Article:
Maintaining a steady cadence and not forcing breath is crucial. Relaxed and comfortable technique. Keep your mind on your breath and avoid distractions.

Start with two to three breaths and increase to 10. Belly breathing may be done daily or when stressed or anxious.

Alternate nostril breathing technique

Photo Credits By Envato ElementsAlternate nostril breathing

Alternate nostril breathing

Alternate nostril breathing, or Nadi Shodhana in Sanskrit, is a common yoga pranayama (breath control) method. This approach reduces tension and anxiety, improves attention and clarity, and balances the brain’s right and left hemispheres.

  • Sit in a straight-backed, relaxed posture to practice alternating nostril breathing.
  • Put your left hand on your lap or knee and seal your right nostril with your right thumb.
  • Close your left nostril with your ring finger after inhaling deeply.
  • Exhale and inhale via your right nostril.
  • Finally, exhale via your left nostril.

Take deep, calm breaths through each nostril for many rounds. Start slowly and increase the time as you become used to the method. Breathing smoothly and evenly without jerking is also vital.

Focus on your breath and the present moment while doing alternative nostril breathing. This may relax and balance the mind.

Choose your preferred alternative nostril breathing method. Some individuals add retention (kumbhaka) after inhaling or exhaling, while others favor continuous breathing. Try a 4:4:4 or 4:8 inhalation-exhalation ratio.


Deep Breathing

Everyone can relax with deep breathing. It requires diaphragmatic breathing rather than chest breathing.

The main perks, in this case, are reduced stress and anxiety, improved blood pressure and heart rate, better digestion, and deeper sleep. Moreover, this practice also boosts the immune system, attention, and clarity.

This practice is best done in a calm, straight-backed stance as follows:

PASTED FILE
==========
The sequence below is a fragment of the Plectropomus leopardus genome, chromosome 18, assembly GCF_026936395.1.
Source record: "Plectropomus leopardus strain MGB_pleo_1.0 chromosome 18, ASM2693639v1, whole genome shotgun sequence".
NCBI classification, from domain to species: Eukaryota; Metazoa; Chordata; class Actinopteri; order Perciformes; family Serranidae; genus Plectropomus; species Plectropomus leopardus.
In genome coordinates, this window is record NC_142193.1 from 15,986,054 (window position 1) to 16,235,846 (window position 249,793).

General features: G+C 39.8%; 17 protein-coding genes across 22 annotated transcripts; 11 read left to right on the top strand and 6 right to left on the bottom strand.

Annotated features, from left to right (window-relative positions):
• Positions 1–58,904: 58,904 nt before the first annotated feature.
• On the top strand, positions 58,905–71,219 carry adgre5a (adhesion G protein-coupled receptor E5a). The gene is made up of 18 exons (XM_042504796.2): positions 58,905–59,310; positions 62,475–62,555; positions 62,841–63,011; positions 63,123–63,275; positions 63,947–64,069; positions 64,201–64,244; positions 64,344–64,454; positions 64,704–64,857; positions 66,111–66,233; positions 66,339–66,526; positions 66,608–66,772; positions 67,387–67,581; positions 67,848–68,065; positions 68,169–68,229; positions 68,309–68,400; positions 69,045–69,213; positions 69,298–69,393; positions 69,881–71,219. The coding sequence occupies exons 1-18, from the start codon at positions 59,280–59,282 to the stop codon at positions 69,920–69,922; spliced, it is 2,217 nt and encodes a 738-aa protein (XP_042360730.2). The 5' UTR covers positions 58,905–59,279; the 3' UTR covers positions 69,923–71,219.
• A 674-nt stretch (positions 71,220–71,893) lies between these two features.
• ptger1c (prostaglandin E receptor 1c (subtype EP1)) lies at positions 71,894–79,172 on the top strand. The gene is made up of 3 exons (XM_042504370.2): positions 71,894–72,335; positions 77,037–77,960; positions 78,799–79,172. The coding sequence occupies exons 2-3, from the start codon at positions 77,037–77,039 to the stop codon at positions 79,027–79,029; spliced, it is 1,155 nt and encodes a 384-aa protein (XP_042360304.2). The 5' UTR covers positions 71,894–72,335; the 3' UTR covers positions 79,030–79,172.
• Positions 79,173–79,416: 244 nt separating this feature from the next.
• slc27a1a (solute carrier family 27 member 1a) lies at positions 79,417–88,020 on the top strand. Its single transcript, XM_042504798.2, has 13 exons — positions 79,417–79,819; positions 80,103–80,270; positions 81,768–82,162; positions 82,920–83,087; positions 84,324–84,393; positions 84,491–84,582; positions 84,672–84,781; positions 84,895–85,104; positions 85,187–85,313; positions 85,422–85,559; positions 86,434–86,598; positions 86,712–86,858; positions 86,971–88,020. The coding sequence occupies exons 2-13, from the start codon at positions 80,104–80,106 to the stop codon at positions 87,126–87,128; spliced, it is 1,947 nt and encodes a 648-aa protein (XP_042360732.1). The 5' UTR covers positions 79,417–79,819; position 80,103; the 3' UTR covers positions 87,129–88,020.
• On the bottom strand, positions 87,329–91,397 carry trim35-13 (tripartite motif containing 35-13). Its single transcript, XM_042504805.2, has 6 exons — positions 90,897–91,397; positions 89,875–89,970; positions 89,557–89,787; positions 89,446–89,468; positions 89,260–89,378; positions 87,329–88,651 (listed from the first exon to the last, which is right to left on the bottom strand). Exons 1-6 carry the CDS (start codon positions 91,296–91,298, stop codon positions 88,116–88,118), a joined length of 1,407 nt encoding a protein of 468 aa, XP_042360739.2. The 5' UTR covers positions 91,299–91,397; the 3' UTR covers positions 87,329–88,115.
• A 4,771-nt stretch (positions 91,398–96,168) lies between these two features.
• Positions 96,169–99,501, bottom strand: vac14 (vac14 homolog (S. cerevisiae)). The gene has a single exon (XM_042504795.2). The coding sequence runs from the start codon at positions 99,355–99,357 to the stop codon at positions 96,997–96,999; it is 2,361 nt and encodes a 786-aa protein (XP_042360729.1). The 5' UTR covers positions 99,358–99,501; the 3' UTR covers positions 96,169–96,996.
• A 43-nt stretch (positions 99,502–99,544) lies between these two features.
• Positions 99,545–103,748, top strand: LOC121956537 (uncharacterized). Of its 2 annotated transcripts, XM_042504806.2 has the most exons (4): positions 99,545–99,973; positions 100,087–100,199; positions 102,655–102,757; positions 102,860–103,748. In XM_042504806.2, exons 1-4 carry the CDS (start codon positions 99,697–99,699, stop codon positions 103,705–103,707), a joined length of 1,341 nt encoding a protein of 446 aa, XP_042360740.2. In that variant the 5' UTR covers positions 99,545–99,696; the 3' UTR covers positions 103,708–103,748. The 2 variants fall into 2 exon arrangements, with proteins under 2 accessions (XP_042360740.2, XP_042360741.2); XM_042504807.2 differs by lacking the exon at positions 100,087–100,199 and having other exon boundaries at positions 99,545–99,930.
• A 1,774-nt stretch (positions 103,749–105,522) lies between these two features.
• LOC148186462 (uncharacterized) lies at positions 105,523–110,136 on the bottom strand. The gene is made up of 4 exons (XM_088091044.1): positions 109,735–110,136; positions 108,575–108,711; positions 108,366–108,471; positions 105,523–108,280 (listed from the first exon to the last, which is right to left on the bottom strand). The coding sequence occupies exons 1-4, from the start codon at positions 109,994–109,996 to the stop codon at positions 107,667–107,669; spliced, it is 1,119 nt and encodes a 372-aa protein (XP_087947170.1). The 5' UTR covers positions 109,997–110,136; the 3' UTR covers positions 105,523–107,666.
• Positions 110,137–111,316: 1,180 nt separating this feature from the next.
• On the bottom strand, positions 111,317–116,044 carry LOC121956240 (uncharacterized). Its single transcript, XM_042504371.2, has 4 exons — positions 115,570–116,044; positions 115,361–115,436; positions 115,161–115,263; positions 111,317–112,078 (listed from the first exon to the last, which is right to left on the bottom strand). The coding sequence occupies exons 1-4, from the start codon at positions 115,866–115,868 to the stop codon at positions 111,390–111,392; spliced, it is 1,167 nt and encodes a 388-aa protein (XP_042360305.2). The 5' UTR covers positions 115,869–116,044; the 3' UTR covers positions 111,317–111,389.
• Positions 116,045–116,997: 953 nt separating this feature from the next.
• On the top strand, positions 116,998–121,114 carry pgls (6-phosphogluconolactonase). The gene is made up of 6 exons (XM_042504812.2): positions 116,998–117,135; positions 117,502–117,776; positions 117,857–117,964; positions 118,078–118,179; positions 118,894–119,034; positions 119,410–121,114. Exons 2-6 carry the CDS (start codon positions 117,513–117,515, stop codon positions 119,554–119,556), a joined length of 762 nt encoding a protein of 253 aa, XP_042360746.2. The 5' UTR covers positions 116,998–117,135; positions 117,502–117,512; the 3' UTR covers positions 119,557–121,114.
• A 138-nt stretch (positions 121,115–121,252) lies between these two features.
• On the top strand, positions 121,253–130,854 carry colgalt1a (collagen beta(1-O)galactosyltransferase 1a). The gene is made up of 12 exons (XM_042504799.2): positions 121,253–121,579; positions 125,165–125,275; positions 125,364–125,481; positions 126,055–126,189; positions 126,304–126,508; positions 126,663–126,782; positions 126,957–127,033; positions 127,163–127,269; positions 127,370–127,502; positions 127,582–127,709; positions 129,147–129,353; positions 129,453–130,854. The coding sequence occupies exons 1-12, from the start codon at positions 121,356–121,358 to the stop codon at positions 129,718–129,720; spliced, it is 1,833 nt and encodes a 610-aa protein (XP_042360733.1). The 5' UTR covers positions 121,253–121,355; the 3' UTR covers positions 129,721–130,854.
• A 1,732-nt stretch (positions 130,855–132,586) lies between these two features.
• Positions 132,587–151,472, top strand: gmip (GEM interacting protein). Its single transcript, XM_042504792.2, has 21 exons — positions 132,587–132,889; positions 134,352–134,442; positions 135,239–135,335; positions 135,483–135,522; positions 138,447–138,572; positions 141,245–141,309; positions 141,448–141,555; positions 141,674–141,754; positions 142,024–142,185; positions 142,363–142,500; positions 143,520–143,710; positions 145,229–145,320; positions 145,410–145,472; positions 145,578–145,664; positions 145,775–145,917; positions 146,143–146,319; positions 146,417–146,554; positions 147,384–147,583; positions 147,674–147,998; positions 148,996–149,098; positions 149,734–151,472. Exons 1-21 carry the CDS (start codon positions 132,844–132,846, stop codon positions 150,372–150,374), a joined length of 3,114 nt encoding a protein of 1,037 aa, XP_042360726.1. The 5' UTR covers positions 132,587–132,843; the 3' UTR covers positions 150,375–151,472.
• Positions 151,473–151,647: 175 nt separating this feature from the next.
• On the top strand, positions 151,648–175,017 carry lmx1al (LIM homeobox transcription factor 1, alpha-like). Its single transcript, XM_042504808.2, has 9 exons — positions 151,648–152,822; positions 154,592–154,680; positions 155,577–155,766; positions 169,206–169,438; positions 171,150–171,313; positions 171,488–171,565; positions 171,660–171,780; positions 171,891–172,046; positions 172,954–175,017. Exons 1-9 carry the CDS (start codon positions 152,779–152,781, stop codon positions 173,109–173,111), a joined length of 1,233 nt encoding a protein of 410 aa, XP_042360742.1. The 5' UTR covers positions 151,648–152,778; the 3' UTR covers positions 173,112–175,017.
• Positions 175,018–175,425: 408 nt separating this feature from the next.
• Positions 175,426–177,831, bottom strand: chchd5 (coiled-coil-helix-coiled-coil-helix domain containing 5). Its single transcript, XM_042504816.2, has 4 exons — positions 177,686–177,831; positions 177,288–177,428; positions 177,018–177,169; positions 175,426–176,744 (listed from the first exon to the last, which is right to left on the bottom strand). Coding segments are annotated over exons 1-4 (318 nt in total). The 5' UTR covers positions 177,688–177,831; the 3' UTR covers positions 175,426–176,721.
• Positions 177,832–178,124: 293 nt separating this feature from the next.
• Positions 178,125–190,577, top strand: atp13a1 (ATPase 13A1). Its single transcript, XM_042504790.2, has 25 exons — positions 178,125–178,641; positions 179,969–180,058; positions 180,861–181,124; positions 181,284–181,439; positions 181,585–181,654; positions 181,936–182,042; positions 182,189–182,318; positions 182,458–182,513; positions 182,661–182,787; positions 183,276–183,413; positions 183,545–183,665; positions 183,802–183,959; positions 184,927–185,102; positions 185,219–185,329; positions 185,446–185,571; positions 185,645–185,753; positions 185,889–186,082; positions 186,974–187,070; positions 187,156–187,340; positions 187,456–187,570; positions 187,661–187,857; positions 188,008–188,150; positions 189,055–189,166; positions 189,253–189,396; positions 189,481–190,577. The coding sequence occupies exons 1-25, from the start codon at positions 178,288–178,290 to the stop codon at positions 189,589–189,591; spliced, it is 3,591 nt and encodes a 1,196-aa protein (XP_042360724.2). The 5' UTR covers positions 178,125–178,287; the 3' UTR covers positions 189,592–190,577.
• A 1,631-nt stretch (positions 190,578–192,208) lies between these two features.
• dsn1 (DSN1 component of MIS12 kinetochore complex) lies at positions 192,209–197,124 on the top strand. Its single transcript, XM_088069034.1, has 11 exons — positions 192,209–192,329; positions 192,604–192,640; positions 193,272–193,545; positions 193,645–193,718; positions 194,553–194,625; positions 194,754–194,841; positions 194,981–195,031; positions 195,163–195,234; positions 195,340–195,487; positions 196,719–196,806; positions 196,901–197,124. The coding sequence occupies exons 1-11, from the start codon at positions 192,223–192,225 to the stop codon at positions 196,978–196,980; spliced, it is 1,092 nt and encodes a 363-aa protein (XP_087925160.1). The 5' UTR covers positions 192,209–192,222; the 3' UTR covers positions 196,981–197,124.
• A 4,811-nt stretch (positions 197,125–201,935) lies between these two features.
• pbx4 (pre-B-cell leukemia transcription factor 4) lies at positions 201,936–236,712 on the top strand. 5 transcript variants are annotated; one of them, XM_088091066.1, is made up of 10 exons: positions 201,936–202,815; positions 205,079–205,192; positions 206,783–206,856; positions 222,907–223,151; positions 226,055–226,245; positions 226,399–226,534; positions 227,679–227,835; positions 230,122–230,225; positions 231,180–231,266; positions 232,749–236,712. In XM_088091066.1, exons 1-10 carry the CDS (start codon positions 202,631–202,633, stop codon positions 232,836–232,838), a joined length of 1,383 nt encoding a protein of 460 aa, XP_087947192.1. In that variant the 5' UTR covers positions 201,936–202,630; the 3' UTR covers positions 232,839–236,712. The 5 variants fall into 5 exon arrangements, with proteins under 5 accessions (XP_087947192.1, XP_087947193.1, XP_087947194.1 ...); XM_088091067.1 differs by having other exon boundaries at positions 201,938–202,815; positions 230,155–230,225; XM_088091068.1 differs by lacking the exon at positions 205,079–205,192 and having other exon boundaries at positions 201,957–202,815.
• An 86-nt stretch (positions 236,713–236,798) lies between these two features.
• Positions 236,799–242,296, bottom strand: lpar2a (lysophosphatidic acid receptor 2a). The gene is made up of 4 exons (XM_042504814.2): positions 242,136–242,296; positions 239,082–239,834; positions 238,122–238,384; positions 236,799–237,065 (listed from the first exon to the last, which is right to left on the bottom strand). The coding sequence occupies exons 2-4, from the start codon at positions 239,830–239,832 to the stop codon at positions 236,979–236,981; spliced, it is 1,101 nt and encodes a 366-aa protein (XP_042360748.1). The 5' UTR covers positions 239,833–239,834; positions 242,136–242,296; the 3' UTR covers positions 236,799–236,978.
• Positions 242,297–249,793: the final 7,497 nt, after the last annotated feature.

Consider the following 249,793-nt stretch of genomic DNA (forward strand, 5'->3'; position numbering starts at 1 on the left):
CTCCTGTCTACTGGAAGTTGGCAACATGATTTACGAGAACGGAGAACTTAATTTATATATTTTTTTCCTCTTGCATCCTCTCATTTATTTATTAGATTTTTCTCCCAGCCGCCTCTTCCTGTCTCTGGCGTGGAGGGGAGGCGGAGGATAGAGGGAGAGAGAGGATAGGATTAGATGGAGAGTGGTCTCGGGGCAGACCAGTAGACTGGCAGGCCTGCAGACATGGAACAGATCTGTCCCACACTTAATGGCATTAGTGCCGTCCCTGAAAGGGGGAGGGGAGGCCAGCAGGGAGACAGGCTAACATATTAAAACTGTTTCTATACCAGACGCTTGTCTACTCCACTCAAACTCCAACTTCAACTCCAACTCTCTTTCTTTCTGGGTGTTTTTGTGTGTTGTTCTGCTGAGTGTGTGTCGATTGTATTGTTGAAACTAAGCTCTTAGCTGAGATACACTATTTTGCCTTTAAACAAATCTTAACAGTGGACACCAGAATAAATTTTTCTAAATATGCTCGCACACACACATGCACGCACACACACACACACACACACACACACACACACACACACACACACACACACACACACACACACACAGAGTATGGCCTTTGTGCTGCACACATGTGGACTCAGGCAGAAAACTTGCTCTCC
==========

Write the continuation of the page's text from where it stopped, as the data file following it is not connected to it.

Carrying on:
• Put your hands on your chest and belly.
  • Inhale to fill your tummy and expand it.
  • Exhaling, gently squeeze your tummy to expel the air.

EXTRA TIP: Place a book or small cushion on your abdomen to picture the breath.

Make sure to avoid forceful or choppy breathing. Once you become used to deep breathing, start with a few minutes and progressively increase it. To control breath, add detention (kumbhaka) following inhalation, exhalation, or count. Inhale, hold, and exhale for four counts.

Deep breathing may also improve your mental and emotional health. It calms and balances the psyche. It may also help you connect with your breath and the present, which helps reduce stress and destructive emotions.



Voilà! There are your ten breathing techniques for stress, anxiety, and concern. This list should inspire you to open up to each method and try it out. I know that you may find relief and improve your health with effort and determination because I’ve been there. In fact, these techniques have been working wonders for my friends too!

Remember: breathing exercises work best when done daily. Choose a regular time and location to practice deep breathing, whether in the morning, during lunch, or before night. If you’re ever stressed, anxious, or worried, refer to this list of breathing exercises for help.

Lastly, be gentle to yourself while you try these methods. It’s acceptable if you don’t master them immediately or if specific exercises work better for you. Keep experimenting and be open to what works best.

Thanks for reading this article! Do you have any recommendations or personal experiences you’d like to share with us? If so, make sure to leave a comment below to help our community thrive!

You might also like: 10 Mindfulness Exercises That Reduce Anxiety

Passionate about cognitive psychology and data research, Tudor aims to highlight the importance of prioritizing self-care regardless of age, gender, or nationality. For over two years, he has been prioritizing extensive research in mindfulness and meditation techniques delivered to everyday people in a simple, meaningful manner.